This article originally ran in The Wenatchee World in February 2018.
“Kids these days.”
In truth, though: kids these days spend more time on screens than ever before. Some kinds of screen time can be beneficial for kids older than 18 months, according to the American Academy of Pediatrics (AAP). But too much of the wrong kind can cut into healthy activities like sleep, social interaction, and spending time in nature.
So, can time spent in nature coexist with screen time? I think so. While it’s important to completely unplug at times, we can harness some of the magnetism of the screen to promote engagement, creativity, and learning while outdoors.
Here are some tools and ideas that might help families use technology to connect with nature, rather than rule their lives.
A tool to manage screen time.
The AAP recently came out with new screen time guidelines for people ages birth-18. At the same time, they released a tool that helps families create a “Family Media Plan.” I just ran through it, and it seems easy to set up and print. The conversations it could spark about why we use our devices could be invaluable, and setting limits could free up more time to be outside and unplugged. Find it in English or Spanish at www.healthychildren.org/mediauseplan.
Harnessing screen use to connect to nature.
When the screens are out, they can be used to enhance experiences, not distract from them. Below are a list of some suggested ways to do that – as well as suggestions for reducing screen time in nature even further.
Help your kids take photos and videos of what they’re seeing. It can be a form of art, a way to really notice the natural world in a new way, and an encouragement to notice the beauty of nature. If they take a photo of a plant, encourage them to identify it and learn its name. Want to do this without screens? Bring art supplies.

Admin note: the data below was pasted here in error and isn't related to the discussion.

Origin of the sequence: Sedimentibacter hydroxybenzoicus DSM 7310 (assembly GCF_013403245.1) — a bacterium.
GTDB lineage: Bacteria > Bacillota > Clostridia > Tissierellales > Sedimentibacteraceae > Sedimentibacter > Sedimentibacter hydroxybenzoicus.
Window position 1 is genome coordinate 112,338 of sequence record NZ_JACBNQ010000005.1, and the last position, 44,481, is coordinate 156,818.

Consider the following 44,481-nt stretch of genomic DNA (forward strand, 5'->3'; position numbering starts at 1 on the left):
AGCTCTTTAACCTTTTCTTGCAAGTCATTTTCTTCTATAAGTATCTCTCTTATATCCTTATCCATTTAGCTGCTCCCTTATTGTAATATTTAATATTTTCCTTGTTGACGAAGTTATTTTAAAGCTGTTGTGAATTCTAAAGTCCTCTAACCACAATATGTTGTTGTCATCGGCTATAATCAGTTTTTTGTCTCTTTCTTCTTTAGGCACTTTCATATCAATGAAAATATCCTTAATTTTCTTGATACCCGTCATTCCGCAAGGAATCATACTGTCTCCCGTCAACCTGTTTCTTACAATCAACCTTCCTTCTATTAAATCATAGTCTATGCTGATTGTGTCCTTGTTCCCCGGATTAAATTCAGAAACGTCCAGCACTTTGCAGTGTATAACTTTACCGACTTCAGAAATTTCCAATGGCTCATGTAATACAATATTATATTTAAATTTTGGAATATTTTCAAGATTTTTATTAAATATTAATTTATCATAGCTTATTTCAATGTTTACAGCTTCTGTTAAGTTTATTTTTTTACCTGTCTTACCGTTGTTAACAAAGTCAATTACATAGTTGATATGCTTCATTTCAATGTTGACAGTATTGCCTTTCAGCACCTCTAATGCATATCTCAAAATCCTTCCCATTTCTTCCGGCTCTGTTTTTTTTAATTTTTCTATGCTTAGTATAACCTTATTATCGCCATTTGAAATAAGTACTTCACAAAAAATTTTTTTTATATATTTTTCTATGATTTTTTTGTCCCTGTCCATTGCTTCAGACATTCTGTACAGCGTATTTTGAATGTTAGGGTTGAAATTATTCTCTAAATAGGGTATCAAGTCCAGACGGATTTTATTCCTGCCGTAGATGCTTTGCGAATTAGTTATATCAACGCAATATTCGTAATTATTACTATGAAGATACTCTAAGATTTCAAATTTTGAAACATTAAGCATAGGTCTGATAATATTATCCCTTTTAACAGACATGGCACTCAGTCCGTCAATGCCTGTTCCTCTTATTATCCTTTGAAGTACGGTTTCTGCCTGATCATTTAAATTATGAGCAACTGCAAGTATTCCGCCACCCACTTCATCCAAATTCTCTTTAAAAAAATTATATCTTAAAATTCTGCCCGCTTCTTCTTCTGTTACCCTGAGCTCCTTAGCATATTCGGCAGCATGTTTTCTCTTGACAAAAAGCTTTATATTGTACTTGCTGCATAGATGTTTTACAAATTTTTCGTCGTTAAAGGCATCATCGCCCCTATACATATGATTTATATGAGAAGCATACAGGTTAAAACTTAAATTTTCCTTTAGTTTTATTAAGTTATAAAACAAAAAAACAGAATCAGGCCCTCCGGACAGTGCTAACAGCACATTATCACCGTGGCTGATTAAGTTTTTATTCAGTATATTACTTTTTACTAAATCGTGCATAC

Create a rule that if kids want to connect to the internet while in nature, they must have a specific question about the natural world that they want to answer. Make sure they articulate their question and brainstorm two or three answers to their question first. If possible, see if they can answer the question on their own using their powers of observation and deduction.
Have kids use the voice recorder to record birdsong and other sounds they hear in nature. Be sure to only play back birdsong at indoors, however – it can stress birds in the wild.
Free apps that make getting outdoors easier.
The following are a limited list of free apps as of September 2018.
Oh, Ranger! Parkfinder helps find nearby natural areas, and not just parks. This is great for using where you live to find new places to explore, or on family road trips to get out and stretch your legs.
iNaturalist is an app that helps you identify living things in nature. It helps you record your findings to be used by other amateurs and even scientists. It would probably work better for older kids.
Seek (a sister app of iNaturalist) probably fits younger kids better. You just take a picture of the plant or animal you’re seeing and it uses image recognition software to help identify it based on iNaturalist data. Currently, it has a modest list of plants and animals in North Central Washington, but it is pretty fun to use!
Star Walk is a stargazing app that makes it easy to learn about and identify constellations. It’s especially helpful now that the sun is setting earlier – more time to look at stars!